However, introverts can become more creative by doing voice-overs with stock photos.
Again, by spotlighting the idea or concept, you are cutting through the clutter of personality driven initiatives.
Moreover, introverts should not play the same game often exercised by extroverts.
In fact, another tactic for introverts is to hire on-air spokespersons, and write the scripts that on-air personalities read for videos and podcasts. You are literally “Putting words in their mouths.”
Additionally, using on-air personalities help showcase your value without being overly self-promotional. You are leveraging other people’s voice and image to further your objectives.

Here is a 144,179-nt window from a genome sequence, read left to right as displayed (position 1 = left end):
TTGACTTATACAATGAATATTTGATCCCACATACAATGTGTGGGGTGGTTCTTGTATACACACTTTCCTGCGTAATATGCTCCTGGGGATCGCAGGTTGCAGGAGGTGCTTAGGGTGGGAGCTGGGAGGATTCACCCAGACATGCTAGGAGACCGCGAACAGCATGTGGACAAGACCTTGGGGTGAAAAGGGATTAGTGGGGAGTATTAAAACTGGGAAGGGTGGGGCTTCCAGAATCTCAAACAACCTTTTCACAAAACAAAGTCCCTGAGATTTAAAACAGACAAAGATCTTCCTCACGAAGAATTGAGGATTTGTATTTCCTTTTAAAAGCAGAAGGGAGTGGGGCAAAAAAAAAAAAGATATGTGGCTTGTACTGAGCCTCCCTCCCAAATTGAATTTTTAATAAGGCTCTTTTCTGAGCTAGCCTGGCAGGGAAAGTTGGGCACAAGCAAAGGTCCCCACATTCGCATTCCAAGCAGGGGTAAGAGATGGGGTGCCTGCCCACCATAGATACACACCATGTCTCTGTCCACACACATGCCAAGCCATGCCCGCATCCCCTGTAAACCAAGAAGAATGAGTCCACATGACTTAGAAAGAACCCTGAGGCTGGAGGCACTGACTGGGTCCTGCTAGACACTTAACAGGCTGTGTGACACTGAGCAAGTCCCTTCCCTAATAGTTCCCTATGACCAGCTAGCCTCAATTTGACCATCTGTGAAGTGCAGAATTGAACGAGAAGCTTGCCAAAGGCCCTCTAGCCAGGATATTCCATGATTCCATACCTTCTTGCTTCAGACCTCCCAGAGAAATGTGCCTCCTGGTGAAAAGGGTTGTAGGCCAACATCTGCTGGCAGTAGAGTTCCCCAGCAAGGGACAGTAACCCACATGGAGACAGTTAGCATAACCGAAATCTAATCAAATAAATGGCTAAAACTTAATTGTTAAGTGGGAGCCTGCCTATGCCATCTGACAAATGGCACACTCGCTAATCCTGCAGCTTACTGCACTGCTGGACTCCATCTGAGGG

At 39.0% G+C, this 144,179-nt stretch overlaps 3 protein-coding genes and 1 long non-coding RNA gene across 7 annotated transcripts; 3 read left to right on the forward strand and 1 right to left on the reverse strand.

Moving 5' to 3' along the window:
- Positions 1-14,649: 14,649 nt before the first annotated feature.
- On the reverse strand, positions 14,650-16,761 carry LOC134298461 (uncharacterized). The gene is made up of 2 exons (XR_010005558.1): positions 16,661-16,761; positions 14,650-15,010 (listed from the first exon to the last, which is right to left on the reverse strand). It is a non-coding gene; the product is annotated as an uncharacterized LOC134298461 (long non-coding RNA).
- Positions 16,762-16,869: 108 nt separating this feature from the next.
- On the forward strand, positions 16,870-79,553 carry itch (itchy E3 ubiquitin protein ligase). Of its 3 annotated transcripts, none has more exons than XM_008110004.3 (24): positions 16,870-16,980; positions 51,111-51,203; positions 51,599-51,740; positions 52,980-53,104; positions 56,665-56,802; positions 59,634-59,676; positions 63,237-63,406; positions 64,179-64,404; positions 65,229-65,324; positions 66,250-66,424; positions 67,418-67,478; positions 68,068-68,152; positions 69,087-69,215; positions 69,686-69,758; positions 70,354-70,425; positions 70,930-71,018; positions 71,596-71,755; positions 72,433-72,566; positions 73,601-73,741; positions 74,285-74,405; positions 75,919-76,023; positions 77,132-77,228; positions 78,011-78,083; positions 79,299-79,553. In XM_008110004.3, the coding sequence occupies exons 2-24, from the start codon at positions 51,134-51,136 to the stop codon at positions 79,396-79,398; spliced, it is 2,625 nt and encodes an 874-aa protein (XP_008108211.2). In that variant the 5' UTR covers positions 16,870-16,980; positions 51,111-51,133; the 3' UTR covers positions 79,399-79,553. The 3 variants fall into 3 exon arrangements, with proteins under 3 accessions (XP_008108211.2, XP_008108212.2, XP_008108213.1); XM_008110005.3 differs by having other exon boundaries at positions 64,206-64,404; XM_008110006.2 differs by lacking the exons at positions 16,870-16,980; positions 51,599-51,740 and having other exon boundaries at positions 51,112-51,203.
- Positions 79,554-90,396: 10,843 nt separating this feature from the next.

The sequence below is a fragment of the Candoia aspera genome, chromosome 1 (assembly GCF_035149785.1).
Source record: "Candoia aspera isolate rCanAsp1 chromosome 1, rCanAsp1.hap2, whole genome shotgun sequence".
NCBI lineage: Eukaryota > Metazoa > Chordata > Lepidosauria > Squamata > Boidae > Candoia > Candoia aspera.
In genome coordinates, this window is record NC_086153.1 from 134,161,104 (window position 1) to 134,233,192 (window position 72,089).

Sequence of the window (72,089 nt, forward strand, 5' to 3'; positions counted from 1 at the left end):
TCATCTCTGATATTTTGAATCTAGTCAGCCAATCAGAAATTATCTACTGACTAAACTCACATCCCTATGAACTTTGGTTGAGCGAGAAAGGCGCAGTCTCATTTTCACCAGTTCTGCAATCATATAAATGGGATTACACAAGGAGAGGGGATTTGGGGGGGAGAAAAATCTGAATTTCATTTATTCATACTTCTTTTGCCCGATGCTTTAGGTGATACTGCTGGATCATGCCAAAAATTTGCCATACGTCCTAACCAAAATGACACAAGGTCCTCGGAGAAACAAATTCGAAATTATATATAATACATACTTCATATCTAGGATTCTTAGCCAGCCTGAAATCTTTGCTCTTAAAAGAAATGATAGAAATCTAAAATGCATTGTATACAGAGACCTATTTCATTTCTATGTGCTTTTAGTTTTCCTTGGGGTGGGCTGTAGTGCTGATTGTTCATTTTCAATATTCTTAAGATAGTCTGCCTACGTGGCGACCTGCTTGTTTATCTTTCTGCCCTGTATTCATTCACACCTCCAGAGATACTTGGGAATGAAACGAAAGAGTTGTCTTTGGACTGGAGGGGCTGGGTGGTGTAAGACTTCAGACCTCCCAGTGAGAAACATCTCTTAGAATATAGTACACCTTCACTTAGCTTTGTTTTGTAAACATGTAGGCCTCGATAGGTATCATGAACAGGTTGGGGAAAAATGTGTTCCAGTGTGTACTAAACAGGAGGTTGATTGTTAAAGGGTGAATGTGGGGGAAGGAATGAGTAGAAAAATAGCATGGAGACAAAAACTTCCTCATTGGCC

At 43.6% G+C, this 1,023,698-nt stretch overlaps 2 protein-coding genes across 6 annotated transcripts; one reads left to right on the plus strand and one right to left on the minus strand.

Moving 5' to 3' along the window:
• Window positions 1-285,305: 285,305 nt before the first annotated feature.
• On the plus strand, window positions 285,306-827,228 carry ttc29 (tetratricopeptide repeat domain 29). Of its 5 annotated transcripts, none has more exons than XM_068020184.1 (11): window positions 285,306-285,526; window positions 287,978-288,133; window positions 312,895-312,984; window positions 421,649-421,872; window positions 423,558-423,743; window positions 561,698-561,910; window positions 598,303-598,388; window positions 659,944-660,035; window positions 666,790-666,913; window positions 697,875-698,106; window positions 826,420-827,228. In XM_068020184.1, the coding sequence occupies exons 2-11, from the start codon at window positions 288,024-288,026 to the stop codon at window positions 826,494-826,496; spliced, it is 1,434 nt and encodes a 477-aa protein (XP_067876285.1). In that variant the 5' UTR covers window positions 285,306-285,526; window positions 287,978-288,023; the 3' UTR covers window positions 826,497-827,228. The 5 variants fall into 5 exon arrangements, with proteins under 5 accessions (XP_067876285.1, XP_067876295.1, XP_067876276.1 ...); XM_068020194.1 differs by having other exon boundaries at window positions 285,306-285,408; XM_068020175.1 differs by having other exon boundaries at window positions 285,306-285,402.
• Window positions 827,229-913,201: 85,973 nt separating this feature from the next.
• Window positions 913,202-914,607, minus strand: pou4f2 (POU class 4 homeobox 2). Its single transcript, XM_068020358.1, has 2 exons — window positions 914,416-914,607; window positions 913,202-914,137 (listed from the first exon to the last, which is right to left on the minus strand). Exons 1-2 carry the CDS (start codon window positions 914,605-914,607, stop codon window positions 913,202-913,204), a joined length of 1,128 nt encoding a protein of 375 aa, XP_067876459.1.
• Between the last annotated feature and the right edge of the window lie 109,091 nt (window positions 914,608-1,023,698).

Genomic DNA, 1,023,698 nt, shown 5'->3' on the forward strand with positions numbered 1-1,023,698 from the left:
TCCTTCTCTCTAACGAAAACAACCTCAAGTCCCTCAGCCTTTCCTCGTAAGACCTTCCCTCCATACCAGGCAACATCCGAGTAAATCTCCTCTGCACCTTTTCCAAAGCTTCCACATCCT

Finally, it is effective and beneficial for introverts to adopt the philosophy that transactional relationships and mystery can serve a greater good.
When the roar of the crowd is over, all that is left standing are ideas that have stood the test of time.
Dukes, A., and Zhu, Y. (2019, Dec.). Why bad customer service won’t improve anytime soon. The Conversation. Retrieved from: https://theconversation.com/why-bad-customer-service-wont-improve-anytime-soon-128671.
Godin, S. (2006, June 3). Why I don’t have comments. Seth’s Blog. Retrieved from: https://seths.blog/2006/06/why_i_dont_have.
Leberecht, T. (2015, June 24). Why building mystery can help your business. Fast Company. Retrieved from: https://www.fastcompany.com/3047364/how-companies-can-harness-the-power-of-the-unknown.
Womack, B. (n.d.). No matter how high I get, I’ll still be looking up. AZ Lyrics. Retrieved from: https://www.azlyrics.com/lyrics/bobbywomack/nomatterhowhighigetillstillbelookinup.html.